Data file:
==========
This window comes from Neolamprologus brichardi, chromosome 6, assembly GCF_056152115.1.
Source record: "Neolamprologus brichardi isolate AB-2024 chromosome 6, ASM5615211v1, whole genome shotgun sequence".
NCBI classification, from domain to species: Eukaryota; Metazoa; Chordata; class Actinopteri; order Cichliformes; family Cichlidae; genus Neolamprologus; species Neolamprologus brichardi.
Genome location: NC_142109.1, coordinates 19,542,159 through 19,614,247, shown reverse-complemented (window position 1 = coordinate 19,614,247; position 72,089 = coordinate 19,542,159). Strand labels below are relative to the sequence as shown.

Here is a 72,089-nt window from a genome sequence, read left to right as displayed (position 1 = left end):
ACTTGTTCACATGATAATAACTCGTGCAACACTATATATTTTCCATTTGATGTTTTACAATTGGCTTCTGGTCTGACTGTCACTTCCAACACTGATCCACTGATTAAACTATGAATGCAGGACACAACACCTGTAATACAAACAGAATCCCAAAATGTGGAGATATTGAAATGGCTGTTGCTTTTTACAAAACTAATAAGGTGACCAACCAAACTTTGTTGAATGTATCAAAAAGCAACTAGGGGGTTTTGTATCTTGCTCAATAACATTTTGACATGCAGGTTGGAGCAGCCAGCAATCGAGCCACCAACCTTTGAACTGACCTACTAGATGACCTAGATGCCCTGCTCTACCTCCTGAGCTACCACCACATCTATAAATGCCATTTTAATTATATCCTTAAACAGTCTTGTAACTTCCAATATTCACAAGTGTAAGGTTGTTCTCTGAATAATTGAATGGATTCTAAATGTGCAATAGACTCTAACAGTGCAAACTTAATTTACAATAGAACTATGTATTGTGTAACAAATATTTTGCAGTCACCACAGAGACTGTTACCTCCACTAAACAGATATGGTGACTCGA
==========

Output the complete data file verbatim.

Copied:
This window comes from Neolamprologus brichardi, chromosome 6, assembly GCF_056152115.1.
Source record: "Neolamprologus brichardi isolate AB-2024 chromosome 6, ASM5615211v1, whole genome shotgun sequence".
NCBI classification, from domain to species: Eukaryota; Metazoa; Chordata; class Actinopteri; order Cichliformes; family Cichlidae; genus Neolamprologus; species Neolamprologus brichardi.
Genome location: NC_142109.1, coordinates 19,542,159 through 19,614,247, shown reverse-complemented (window position 1 = coordinate 19,614,247; position 72,089 = coordinate 19,542,159). Strand labels below are relative to the sequence as shown.

Here is a 72,089-nt window from a genome sequence, read left to right as displayed (position 1 = left end):
ACTTGTTCACATGATAATAACTCGTGCAACACTATATATTTTCCATTTGATGTTTTACAATTGGCTTCTGGTCTGACTGTCACTTCCAACACTGATCCACTGATTAAACTATGAATGCAGGACACAACACCTGTAATACAAACAGAATCCCAAAATGTGGAGATATTGAAATGGCTGTTGCTTTTTACAAAACTAATAAGGTGACCAACCAAACTTTGTTGAATGTATCAAAAAGCAACTAGGGGGTTTTGTATCTTGCTCAATAACATTTTGACATGCAGGTTGGAGCAGCCAGCAATCGAGCCACCAACCTTTGAACTGACCTACTAGATGACCTAGATGCCCTGCTCTACCTCCTGAGCTACCACCACATCTATAAATGCCATTTTAATTATATCCTTAAACAGTCTTGTAACTTCCAATATTCACAAGTGTAAGGTTGTTCTCTGAATAATTGAATGGATTCTAAATGTGCAATAGACTCTAACAGTGCAAACTTAATTTACAATAGAACTATGTATTGTGTAACAAATATTTTGCAGTCACCACAGAGACTGTTACCTCCACTAAACAGATATGGTGACTCGA